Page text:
The following is a response to Sharon Hill, noted Skeptic and voice of reason in the community of paranormal research, Forteana, and fringe science. She is my friend, and my colleague, and she has asked for any and all opinions regarding the future of organised Skepticism.
It’s been said of atheists that organising them is like herding cats. I’m hesitant to conflate atheism with skepticism – as many others have done – but it can’t be denied that there are certain personality traits the two groups share. Independent thought, reason, a penchant for evidence and the scientific method, etcetera.
Of course, there are other personality traits that they share, ones that aren’t so laudable. Elitism, condescension, cronyism, groupthink, and an adversarial attitude.
The Skeptical community, as measured by the behaviour of its most visible members, is big on in-group back-slapping, and very small on conversation with out-group elements. I recognise that this view of the community isn’t representative of the whole of the group, but it does set a tone.
I, personally – speaking as one who sits in opposition to both sides of the usual debate – would like to see much more open communication, as opposed to tongue wagging monologue and self-aggrandizing. I would like to see more people making a pointed effort to understand and to retreat to the original purpose of the community: Education.
There has been a long tradition among skeptical thinkers to belittle the beliefs and ideas of those who don’t sit at the table, but that tradition is contrasted by minds like that of Bertrand Russell, who, with his great intellect, sliced through the proverbial bullshit without simultaneously cutting down his opponent.
Publicity stunts and manufactured drama, in the style of reality television is unbecoming of such an intellectual endeavour, but we so often see that both of those things are fundamental to the operation of Skeptic organisations. It’s more than just personalities and egos getting in the way. It’s childish pseudo-political maneuvering, immature management, and a promotion of unrelated ideologies. It’s like a modern adaptation of the old boys club, in so far as they do occasionally allow women into the clubhouse. Not that they treat them very well once they’re inside.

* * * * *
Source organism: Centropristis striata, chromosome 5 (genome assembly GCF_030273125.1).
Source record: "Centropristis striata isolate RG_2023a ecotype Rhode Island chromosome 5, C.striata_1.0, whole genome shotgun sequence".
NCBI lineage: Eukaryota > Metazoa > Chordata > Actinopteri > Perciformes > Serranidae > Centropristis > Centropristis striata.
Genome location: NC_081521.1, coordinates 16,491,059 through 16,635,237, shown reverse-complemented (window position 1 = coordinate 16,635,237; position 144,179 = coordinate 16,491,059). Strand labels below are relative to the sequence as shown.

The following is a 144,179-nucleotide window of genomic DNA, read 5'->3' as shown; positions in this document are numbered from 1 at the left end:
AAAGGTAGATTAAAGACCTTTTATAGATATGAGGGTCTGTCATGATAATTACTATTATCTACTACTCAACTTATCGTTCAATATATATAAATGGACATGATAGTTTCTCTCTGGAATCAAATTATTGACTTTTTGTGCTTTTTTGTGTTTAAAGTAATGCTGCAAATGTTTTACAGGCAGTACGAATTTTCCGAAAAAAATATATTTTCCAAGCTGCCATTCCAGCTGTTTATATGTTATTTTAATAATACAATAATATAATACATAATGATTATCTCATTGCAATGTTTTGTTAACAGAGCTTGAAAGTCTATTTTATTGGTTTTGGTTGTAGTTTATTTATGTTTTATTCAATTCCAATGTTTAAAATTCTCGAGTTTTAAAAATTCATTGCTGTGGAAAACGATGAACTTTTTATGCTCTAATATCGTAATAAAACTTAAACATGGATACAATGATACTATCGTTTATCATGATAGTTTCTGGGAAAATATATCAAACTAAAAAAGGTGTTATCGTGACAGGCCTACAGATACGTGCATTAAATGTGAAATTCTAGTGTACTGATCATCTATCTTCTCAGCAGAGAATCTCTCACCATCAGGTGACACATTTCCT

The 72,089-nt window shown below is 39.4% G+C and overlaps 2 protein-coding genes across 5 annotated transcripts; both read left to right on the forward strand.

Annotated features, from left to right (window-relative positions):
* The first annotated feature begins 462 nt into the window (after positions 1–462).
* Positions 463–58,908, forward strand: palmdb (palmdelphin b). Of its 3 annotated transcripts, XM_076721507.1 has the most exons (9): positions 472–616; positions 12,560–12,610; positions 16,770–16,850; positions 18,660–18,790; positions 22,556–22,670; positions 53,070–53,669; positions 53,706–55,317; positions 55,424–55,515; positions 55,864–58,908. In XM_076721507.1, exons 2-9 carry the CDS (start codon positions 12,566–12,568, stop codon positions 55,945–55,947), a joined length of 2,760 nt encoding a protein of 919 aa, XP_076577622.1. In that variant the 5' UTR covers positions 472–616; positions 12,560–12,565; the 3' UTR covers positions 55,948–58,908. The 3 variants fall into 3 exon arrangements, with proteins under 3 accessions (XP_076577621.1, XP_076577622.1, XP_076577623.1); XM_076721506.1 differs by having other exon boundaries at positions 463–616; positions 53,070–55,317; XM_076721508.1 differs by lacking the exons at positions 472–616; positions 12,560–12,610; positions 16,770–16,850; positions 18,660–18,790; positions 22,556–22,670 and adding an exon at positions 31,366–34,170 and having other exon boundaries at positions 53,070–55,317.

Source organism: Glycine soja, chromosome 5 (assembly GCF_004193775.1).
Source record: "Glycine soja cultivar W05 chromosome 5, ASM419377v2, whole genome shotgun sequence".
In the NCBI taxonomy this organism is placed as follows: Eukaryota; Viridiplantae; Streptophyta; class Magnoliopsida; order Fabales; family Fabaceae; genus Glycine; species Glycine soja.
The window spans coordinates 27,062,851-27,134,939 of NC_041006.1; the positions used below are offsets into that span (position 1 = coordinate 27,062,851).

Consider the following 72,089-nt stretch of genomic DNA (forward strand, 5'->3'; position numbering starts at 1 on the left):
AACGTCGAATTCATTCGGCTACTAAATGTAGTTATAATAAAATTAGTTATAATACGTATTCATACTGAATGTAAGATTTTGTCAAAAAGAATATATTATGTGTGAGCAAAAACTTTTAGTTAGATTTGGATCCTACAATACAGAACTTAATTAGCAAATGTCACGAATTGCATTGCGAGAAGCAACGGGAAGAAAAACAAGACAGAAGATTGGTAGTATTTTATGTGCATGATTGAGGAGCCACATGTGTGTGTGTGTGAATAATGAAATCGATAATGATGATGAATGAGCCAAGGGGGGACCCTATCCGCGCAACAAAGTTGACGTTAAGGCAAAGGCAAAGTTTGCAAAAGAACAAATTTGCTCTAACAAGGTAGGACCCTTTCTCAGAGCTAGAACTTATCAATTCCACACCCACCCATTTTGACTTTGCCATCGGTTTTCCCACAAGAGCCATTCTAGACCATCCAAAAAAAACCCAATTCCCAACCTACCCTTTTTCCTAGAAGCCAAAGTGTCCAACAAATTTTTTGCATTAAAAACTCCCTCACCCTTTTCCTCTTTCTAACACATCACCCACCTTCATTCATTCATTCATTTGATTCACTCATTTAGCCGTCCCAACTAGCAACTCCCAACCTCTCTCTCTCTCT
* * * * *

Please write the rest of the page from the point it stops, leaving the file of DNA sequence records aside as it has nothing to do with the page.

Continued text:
An aspect of the cultures that emerge from the Skeptic movement, on either side of it, that seems to be ignored by those within Skeptic organisations, is the psychology of belief. It’s commendable for people to understand and see through pseudoscience, to expose hoaxes, and to educate one’s self on the natural sciences and the way the world truly works. So why don’t those in skeptic circles make the same effort to understand why believers believe what they do, beyond simply wagging a finger in their face, proclaiming that they’re stupid for not getting the facts straight and then looking to their comrades for a good laugh at someone else’s expense?
It seems to be because a large number of people who identify themselves as capital-S Skeptics, aren’t there to learn or educate, they’re in it to make themselves feel smarter. Which is hardly something anyone else should congratulate.
There may be a time and a place for such antics, like perhaps in response to harmful marketing claims in alternative health circles, but shouldn’t the whole enterprise be based on a sincere desire to educate those who are being duped, rather than belittle the ones who currently have their attention? I’ll point out that insulting a person or organisation that holds someone’s respect, will not in turn win respect for the one slinging the insults.
Skepticism, as a field of community activism, is fraught with pitfalls, and needs to be navigated carefully and deliberately. If the Skeptic’s attention is constantly focused on a mirror, they can hardly see the landmine they’re about to step on.